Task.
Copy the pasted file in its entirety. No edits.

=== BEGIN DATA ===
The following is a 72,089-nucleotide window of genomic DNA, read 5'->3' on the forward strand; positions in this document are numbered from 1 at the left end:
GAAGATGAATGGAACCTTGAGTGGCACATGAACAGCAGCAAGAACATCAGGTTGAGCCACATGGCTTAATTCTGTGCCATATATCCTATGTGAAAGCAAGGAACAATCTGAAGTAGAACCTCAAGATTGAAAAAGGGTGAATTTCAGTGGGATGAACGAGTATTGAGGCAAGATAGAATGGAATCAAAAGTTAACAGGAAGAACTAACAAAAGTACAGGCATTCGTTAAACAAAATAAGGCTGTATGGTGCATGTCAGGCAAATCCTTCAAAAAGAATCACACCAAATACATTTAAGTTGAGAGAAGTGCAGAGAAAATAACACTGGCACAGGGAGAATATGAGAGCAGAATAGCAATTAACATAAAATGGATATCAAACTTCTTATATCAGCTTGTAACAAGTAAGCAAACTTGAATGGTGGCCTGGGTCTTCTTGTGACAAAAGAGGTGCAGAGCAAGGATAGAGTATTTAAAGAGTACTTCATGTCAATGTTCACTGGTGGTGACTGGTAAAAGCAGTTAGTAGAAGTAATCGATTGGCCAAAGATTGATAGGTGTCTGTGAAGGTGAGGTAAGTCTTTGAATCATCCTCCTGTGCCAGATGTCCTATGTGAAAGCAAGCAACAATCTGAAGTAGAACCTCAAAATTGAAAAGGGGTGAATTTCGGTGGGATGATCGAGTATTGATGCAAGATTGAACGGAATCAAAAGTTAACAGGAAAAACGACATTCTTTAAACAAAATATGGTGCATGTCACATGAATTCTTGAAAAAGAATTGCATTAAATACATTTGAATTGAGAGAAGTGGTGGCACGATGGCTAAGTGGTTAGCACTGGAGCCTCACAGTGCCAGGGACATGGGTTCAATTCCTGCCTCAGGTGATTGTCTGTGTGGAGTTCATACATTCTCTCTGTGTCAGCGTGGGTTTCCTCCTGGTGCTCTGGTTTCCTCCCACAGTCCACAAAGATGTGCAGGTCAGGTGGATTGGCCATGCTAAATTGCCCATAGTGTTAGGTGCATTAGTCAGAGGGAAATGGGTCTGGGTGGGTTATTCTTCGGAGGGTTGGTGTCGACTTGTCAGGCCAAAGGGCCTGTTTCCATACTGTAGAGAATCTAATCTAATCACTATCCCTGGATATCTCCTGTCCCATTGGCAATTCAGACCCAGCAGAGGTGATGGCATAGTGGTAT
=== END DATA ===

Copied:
The following is a 72,089-nucleotide window of genomic DNA, read 5'->3' on the forward strand; positions in this document are numbered from 1 at the left end:
GAAGATGAATGGAACCTTGAGTGGCACATGAACAGCAGCAAGAACATCAGGTTGAGCCACATGGCTTAATTCTGTGCCATATATCCTATGTGAAAGCAAGGAACAATCTGAAGTAGAACCTCAAGATTGAAAAAGGGTGAATTTCAGTGGGATGAACGAGTATTGAGGCAAGATAGAATGGAATCAAAAGTTAACAGGAAGAACTAACAAAAGTACAGGCATTCGTTAAACAAAATAAGGCTGTATGGTGCATGTCAGGCAAATCCTTCAAAAAGAATCACACCAAATACATTTAAGTTGAGAGAAGTGCAGAGAAAATAACACTGGCACAGGGAGAATATGAGAGCAGAATAGCAATTAACATAAAATGGATATCAAACTTCTTATATCAGCTTGTAACAAGTAAGCAAACTTGAATGGTGGCCTGGGTCTTCTTGTGACAAAAGAGGTGCAGAGCAAGGATAGAGTATTTAAAGAGTACTTCATGTCAATGTTCACTGGTGGTGACTGGTAAAAGCAGTTAGTAGAAGTAATCGATTGGCCAAAGATTGATAGGTGTCTGTGAAGGTGAGGTAAGTCTTTGAATCATCCTCCTGTGCCAGATGTCCTATGTGAAAGCAAGCAACAATCTGAAGTAGAACCTCAAAATTGAAAAGGGGTGAATTTCGGTGGGATGATCGAGTATTGATGCAAGATTGAACGGAATCAAAAGTTAACAGGAAAAACGACATTCTTTAAACAAAATATGGTGCATGTCACATGAATTCTTGAAAAAGAATTGCATTAAATACATTTGAATTGAGAGAAGTGGTGGCACGATGGCTAAGTGGTTAGCACTGGAGCCTCACAGTGCCAGGGACATGGGTTCAATTCCTGCCTCAGGTGATTGTCTGTGTGGAGTTCATACATTCTCTCTGTGTCAGCGTGGGTTTCCTCCTGGTGCTCTGGTTTCCTCCCACAGTCCACAAAGATGTGCAGGTCAGGTGGATTGGCCATGCTAAATTGCCCATAGTGTTAGGTGCATTAGTCAGAGGGAAATGGGTCTGGGTGGGTTATTCTTCGGAGGGTTGGTGTCGACTTGTCAGGCCAAAGGGCCTGTTTCCATACTGTAGAGAATCTAATCTAATCACTATCCCTGGATATCTCCTGTCCCATTGGCAATTCAGACCCAGCAGAGGTGATGGCATAGTGGTAT